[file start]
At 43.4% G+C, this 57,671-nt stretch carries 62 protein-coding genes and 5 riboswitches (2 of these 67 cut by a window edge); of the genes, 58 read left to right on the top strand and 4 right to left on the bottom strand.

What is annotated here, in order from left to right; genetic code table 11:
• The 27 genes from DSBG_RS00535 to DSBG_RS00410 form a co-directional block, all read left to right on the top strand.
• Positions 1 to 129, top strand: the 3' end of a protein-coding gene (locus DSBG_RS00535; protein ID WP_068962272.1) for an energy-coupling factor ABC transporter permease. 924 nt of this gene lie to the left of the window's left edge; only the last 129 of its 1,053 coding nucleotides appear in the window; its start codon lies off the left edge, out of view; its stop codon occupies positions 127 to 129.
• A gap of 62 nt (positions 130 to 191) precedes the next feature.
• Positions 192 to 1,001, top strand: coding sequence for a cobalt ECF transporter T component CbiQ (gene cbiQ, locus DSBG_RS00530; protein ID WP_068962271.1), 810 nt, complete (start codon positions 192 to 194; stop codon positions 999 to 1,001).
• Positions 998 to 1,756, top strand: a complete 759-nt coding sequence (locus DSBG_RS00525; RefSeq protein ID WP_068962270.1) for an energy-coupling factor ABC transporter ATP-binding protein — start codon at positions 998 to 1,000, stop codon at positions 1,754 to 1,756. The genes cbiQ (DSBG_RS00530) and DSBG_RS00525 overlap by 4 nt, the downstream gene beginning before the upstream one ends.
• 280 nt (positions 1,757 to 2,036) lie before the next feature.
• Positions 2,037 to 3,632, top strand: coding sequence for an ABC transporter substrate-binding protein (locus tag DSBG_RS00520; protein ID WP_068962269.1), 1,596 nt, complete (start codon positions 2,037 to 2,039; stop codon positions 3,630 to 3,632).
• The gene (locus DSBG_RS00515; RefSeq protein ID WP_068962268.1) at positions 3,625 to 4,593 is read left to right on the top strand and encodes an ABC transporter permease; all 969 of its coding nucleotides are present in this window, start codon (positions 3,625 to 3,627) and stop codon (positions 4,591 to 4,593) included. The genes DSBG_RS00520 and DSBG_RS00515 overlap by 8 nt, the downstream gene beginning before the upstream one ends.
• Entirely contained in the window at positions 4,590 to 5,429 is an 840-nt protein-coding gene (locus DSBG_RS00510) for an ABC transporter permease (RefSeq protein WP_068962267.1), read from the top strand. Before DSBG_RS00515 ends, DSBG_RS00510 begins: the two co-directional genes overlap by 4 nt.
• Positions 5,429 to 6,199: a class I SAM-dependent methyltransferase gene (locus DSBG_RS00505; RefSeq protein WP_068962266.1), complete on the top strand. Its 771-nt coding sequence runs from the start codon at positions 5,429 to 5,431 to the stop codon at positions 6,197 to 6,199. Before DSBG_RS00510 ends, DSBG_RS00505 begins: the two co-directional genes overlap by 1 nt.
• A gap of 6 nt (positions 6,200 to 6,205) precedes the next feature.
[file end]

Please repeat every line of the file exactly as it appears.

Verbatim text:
At 43.4% G+C, this 57,671-nt stretch carries 62 protein-coding genes and 5 riboswitches (2 of these 67 cut by a window edge); of the genes, 58 read left to right on the top strand and 4 right to left on the bottom strand.

What is annotated here, in order from left to right; genetic code table 11:
• The 27 genes from DSBG_RS00535 to DSBG_RS00410 form a co-directional block, all read left to right on the top strand.
• Positions 1 to 129, top strand: the 3' end of a protein-coding gene (locus DSBG_RS00535; protein ID WP_068962272.1) for an energy-coupling factor ABC transporter permease. 924 nt of this gene lie to the left of the window's left edge; only the last 129 of its 1,053 coding nucleotides appear in the window; its start codon lies off the left edge, out of view; its stop codon occupies positions 127 to 129.
• A gap of 62 nt (positions 130 to 191) precedes the next feature.
• Positions 192 to 1,001, top strand: coding sequence for a cobalt ECF transporter T component CbiQ (gene cbiQ, locus DSBG_RS00530; protein ID WP_068962271.1), 810 nt, complete (start codon positions 192 to 194; stop codon positions 999 to 1,001).
• Positions 998 to 1,756, top strand: a complete 759-nt coding sequence (locus DSBG_RS00525; RefSeq protein ID WP_068962270.1) for an energy-coupling factor ABC transporter ATP-binding protein — start codon at positions 998 to 1,000, stop codon at positions 1,754 to 1,756. The genes cbiQ (DSBG_RS00530) and DSBG_RS00525 overlap by 4 nt, the downstream gene beginning before the upstream one ends.
• 280 nt (positions 1,757 to 2,036) lie before the next feature.
• Positions 2,037 to 3,632, top strand: coding sequence for an ABC transporter substrate-binding protein (locus tag DSBG_RS00520; protein ID WP_068962269.1), 1,596 nt, complete (start codon positions 2,037 to 2,039; stop codon positions 3,630 to 3,632).
• The gene (locus DSBG_RS00515; RefSeq protein ID WP_068962268.1) at positions 3,625 to 4,593 is read left to right on the top strand and encodes an ABC transporter permease; all 969 of its coding nucleotides are present in this window, start codon (positions 3,625 to 3,627) and stop codon (positions 4,591 to 4,593) included. The genes DSBG_RS00520 and DSBG_RS00515 overlap by 8 nt, the downstream gene beginning before the upstream one ends.
• Entirely contained in the window at positions 4,590 to 5,429 is an 840-nt protein-coding gene (locus DSBG_RS00510) for an ABC transporter permease (RefSeq protein WP_068962267.1), read from the top strand. Before DSBG_RS00515 ends, DSBG_RS00510 begins: the two co-directional genes overlap by 4 nt.
• Positions 5,429 to 6,199: a class I SAM-dependent methyltransferase gene (locus DSBG_RS00505; RefSeq protein WP_068962266.1), complete on the top strand. Its 771-nt coding sequence runs from the start codon at positions 5,429 to 5,431 to the stop codon at positions 6,197 to 6,199. Before DSBG_RS00510 ends, DSBG_RS00505 begins: the two co-directional genes overlap by 1 nt.
• A gap of 6 nt (positions 6,200 to 6,205) precedes the next feature.